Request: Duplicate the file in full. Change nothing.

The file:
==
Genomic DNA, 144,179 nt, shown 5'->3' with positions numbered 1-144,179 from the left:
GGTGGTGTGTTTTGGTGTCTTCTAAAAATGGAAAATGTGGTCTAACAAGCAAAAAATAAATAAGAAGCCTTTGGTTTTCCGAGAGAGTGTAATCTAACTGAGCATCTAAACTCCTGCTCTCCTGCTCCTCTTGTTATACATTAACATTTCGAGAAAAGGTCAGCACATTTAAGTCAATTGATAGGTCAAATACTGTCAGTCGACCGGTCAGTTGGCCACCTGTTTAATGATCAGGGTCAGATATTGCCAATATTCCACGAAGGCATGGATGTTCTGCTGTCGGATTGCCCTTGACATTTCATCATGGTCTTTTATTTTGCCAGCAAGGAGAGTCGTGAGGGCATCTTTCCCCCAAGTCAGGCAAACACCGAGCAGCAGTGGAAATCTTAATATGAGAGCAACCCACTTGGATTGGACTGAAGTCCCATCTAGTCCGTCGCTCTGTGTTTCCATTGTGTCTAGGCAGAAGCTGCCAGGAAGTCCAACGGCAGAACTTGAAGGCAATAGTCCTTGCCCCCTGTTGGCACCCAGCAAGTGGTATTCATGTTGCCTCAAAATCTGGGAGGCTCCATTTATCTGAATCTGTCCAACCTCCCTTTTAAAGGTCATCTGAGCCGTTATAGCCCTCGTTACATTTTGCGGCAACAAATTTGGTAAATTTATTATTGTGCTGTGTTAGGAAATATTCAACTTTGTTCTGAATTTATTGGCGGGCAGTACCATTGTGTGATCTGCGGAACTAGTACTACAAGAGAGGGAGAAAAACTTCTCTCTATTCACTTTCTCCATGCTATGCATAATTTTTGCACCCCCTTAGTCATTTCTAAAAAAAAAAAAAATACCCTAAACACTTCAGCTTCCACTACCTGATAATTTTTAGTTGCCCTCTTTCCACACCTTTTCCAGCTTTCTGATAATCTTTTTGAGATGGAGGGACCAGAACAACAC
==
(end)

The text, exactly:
Genomic DNA, 144,179 nt, shown 5'->3' with positions numbered 1-144,179 from the left:
GGTGGTGTGTTTTGGTGTCTTCTAAAAATGGAAAATGTGGTCTAACAAGCAAAAAATAAATAAGAAGCCTTTGGTTTTCCGAGAGAGTGTAATCTAACTGAGCATCTAAACTCCTGCTCTCCTGCTCCTCTTGTTATACATTAACATTTCGAGAAAAGGTCAGCACATTTAAGTCAATTGATAGGTCAAATACTGTCAGTCGACCGGTCAGTTGGCCACCTGTTTAATGATCAGGGTCAGATATTGCCAATATTCCACGAAGGCATGGATGTTCTGCTGTCGGATTGCCCTTGACATTTCATCATGGTCTTTTATTTTGCCAGCAAGGAGAGTCGTGAGGGCATCTTTCCCCCAAGTCAGGCAAACACCGAGCAGCAGTGGAAATCTTAATATGAGAGCAACCCACTTGGATTGGACTGAAGTCCCATCTAGTCCGTCGCTCTGTGTTTCCATTGTGTCTAGGCAGAAGCTGCCAGGAAGTCCAACGGCAGAACTTGAAGGCAATAGTCCTTGCCCCCTGTTGGCACCCAGCAAGTGGTATTCATGTTGCCTCAAAATCTGGGAGGCTCCATTTATCTGAATCTGTCCAACCTCCCTTTTAAAGGTCATCTGAGCCGTTATAGCCCTCGTTACATTTTGCGGCAACAAATTTGGTAAATTTATTATTGTGCTGTGTTAGGAAATATTCAACTTTGTTCTGAATTTATTGGCGGGCAGTACCATTGTGTGATCTGCGGAACTAGTACTACAAGAGAGGGAGAAAAACTTCTCTCTATTCACTTTCTCCATGCTATGCATAATTTTTGCACCCCCTTAGTCATTTCTAAAAAAAAAAAAAATACCCTAAACACTTCAGCTTCCACTACCTGATAATTTTTAGTTGCCCTCTTTCCACACCTTTTCCAGCTTTCTGATAATCTTTTTGAGATGGAGGGACCAGAACAACAC